2012 Dora Awards Are a Black Tie(s) Affair
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2012 Dora Awards Are a Black Tie(s) Affair

Obsidian Theatre, Acting Up Stage Theatre, and Theatre Passe Muraille are among the big winners in the night's co-produced "bounty."

Actress Arlene Duncan (right) won a Dora last night for her titular role in Caroline, or Change. Photo by Joanna Akyol.

At Monday’s Dora Mavor Moore Awards, Obsidian Theatre’s two-hander drama Top Dog / Underdog earned big wins in the general theatre category: Outstanding Production, Outstanding Performance in a Lead Male Role for Nigel Shawn Williams, and Outstanding Direction for Philip Akin.

Before any of that happened, recent Broadway star and hometown hero, host Thom Allison, tied up his opening monologue by telling the nominees he wanted to “see emotion, people… but keep it under 90 seconds.” Akin’s classy speech did just that, with the seasoned actor and director barely glancing at his notes. He advised the crowd to “accept bounty when it comes.”

The bounty continued for Obsidian in the musical theatre division, where actors Sterling Jarvis and Arlene Duncan won the outstanding male and female lead awards, and their show Caroline, or Change won Outstanding Production, bringing Obsidian’s unofficial Dora award count to eight. Caroline, or Change, which also grabbed an Outstanding Musical Direction nod for Reza Jacobs, was produced by the Acting Up Stage Theatre Company, which also shared a Best Touring Production award with Victoria’s Atomic Vaudeville company and Theatre Passe Muraille for the quirky and popular musical Ride The Cyclone, bringing Acting Up Stage’s total to five awards.

Theatre Passe Muraille was the biggest winner in the general theatre division, where Pamela Mala Sinha’s one-woman show Crash earned Outstanding New Play, Outstanding Female Lead, Outstanding Lighting Design (for three-show nominee Kimberly Purtell), and Outstanding Sound design for Sinha’s brother Debashis Sinha. The actress and first-time playwright (who also shared in Nightwood Theatre’s Outstanding Ensemble award for The Penelopiad) gave full credit for her emotionally raw show—about surviving a home invasion—to her collaborators. “A play lives on its artistic realization,” she told us after the ceremony, “and it needs an artistic team, like I had, to fulfill its potential.” Sinha ignored the swelling stage music during her acceptance speech to praise her director, Alan Dilworth. As she said after the awards, “I told him, ‘I don’t have a venue, or anything,’ and he told me, ‘We’ll do Crash on a doorstep if we have to.’ He didn’t even know me. We were speaking on the phone after he’d read the script.”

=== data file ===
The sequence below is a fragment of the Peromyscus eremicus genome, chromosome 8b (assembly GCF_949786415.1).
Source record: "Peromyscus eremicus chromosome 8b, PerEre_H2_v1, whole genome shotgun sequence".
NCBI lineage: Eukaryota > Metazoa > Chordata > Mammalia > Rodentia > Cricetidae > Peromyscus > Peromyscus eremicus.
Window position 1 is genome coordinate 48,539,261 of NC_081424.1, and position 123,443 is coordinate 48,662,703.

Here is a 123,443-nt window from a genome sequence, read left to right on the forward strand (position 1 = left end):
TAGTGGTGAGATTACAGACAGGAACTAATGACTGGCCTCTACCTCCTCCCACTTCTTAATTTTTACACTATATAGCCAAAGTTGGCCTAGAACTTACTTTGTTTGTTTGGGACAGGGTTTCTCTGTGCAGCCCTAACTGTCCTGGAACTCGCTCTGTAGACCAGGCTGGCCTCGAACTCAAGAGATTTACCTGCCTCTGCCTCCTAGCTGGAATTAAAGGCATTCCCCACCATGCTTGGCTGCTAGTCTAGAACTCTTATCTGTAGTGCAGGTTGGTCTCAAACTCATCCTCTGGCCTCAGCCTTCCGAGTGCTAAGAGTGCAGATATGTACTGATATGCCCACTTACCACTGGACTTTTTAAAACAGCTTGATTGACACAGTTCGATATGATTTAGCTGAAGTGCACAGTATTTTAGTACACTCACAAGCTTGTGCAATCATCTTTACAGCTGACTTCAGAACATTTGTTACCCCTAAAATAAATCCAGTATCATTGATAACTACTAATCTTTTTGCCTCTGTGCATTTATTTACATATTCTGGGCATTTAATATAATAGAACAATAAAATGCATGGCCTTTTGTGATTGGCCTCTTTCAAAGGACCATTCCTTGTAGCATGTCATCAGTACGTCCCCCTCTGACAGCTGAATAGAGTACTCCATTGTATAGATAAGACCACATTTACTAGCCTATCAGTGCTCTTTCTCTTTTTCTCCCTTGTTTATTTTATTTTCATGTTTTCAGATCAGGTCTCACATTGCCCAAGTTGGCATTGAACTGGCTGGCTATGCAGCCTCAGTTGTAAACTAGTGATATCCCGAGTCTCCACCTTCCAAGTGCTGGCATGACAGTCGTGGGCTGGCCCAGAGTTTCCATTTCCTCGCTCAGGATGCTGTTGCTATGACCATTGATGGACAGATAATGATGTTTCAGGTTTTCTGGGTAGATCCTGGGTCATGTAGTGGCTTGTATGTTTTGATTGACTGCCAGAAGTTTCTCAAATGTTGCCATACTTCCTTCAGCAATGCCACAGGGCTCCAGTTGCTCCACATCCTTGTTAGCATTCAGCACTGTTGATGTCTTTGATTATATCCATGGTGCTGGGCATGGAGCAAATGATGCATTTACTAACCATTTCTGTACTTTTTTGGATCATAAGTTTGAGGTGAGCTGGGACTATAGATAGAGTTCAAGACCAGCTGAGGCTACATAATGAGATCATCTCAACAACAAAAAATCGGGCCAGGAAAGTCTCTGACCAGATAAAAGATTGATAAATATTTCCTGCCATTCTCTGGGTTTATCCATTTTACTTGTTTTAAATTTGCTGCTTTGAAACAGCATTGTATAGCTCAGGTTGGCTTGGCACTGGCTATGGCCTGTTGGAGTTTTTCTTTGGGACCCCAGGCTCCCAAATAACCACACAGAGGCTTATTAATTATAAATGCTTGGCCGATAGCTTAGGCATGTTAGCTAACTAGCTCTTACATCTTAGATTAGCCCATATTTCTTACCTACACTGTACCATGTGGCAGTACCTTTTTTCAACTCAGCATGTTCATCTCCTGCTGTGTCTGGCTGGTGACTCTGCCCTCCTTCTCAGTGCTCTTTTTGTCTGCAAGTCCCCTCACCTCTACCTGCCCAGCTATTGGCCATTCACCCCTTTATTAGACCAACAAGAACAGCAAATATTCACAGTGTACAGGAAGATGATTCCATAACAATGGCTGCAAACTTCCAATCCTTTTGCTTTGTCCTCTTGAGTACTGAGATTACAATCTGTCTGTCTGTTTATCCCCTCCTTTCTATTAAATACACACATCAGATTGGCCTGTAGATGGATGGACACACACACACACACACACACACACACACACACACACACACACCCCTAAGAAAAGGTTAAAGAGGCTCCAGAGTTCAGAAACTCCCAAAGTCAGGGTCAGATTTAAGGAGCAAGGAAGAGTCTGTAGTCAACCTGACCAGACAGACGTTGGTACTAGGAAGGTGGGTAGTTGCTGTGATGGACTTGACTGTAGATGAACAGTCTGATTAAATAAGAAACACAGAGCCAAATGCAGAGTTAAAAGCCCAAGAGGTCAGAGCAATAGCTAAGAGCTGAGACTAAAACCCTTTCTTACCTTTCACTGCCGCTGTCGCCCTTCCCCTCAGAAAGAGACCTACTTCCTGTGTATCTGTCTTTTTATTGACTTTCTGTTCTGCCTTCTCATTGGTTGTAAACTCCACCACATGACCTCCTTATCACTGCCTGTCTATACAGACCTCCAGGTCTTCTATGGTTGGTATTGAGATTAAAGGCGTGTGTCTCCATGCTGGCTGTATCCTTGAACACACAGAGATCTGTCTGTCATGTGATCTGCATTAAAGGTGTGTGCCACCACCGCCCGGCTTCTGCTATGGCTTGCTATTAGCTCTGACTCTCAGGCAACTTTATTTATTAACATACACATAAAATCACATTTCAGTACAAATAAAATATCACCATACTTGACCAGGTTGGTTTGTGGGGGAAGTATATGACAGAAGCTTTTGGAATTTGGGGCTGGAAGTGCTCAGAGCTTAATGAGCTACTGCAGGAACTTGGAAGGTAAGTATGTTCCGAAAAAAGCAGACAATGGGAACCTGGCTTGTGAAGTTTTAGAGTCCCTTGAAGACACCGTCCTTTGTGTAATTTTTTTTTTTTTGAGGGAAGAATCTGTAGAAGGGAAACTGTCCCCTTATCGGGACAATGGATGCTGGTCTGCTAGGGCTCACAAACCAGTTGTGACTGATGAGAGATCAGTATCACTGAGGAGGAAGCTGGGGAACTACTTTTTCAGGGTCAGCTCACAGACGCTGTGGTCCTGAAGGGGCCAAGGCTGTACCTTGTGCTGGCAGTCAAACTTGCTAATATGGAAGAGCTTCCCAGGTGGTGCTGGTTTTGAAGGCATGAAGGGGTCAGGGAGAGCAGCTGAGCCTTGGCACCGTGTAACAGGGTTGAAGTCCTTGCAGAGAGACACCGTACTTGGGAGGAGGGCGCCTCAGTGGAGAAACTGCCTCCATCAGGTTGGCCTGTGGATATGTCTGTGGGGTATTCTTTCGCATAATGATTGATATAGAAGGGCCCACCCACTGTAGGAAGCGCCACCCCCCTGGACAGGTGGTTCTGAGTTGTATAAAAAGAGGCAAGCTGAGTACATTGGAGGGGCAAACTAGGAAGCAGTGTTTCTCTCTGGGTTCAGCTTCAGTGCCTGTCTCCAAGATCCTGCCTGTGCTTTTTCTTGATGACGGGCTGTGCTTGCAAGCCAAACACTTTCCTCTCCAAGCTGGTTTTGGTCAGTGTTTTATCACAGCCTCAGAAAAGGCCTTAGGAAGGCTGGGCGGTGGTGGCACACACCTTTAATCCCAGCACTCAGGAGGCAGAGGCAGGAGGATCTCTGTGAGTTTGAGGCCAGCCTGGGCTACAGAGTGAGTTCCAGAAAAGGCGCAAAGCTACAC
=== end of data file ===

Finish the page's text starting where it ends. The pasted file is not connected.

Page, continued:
The all female cast of Nightwood Theatre's The Penelopiad won an ensemble award last night. Photo by Robert Popkin.

Collaboration was the theme for the night, both between companies sharing in “the bounty,” and in the recipient’s acceptance speeches. As one tweet joked, a drinking game could have been made out of the number of times “you can’t do this alone” was said. The tone was set early in the night by Pauline McGibbon Award recipient Ravi Jain, an inventive theatre creator who uses multimedia techniques, international talent, and even his own family (his show with his mother Asha will be remounted in Tarragon Theatre’s next season). Jain, who received a standing ovation, opened by telling the full theatre, “I greet you with so much joy,” and ended his speech with a call and response of “Joy!” Jain explained the origins of the call and response to us at the after-party. “My friend Ian Kamau, the poet and hip-hop artist, does that at concerts, so I asked him, ‘I’m winning this award, can I borrow “joy”?’ He said, ‘Absolutely, go ahead.'”

Surprises for the night included wins by Theatre Smash in the independent theatre category for Outstanding Set Design (by previous Dora winner Camilla Koo) and Outstanding Production for The Ugly One; an Outstanding Performance award in the same category for clowns Morro & Jasp in their show Go Bake Yourself; and a shutout of the phenomenally popular Kim’s Convenience, currently being remounted by Soulpepper Theatre. The controversial ousting of Factory Theatre’s artistic director Ken Gass was only briefly referred to by André du Toit during his acceptance speech for Best Lighting Design for The Double (though Gass’s name elicited generous applause).

For a full listing of all Dora Mavor Moore award winners, visit the Toronto Alliance of Performing Art’s website.

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